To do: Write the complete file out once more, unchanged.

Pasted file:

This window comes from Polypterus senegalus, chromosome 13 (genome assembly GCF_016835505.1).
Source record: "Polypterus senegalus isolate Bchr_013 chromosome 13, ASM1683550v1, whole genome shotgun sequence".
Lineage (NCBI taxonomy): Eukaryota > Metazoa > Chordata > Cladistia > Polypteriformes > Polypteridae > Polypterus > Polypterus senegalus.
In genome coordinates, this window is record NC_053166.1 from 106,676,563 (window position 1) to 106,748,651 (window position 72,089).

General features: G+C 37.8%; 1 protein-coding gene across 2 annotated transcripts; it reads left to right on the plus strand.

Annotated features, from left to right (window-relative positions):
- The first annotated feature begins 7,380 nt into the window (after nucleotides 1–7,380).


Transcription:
This window comes from Polypterus senegalus, chromosome 13 (genome assembly GCF_016835505.1).
Source record: "Polypterus senegalus isolate Bchr_013 chromosome 13, ASM1683550v1, whole genome shotgun sequence".
Lineage (NCBI taxonomy): Eukaryota > Metazoa > Chordata > Cladistia > Polypteriformes > Polypteridae > Polypterus > Polypterus senegalus.
In genome coordinates, this window is record NC_053166.1 from 106,676,563 (window position 1) to 106,748,651 (window position 72,089).

General features: G+C 37.8%; 1 protein-coding gene across 2 annotated transcripts; it reads left to right on the plus strand.

Annotated features, from left to right (window-relative positions):
- The first annotated feature begins 7,380 nt into the window (after nucleotides 1–7,380).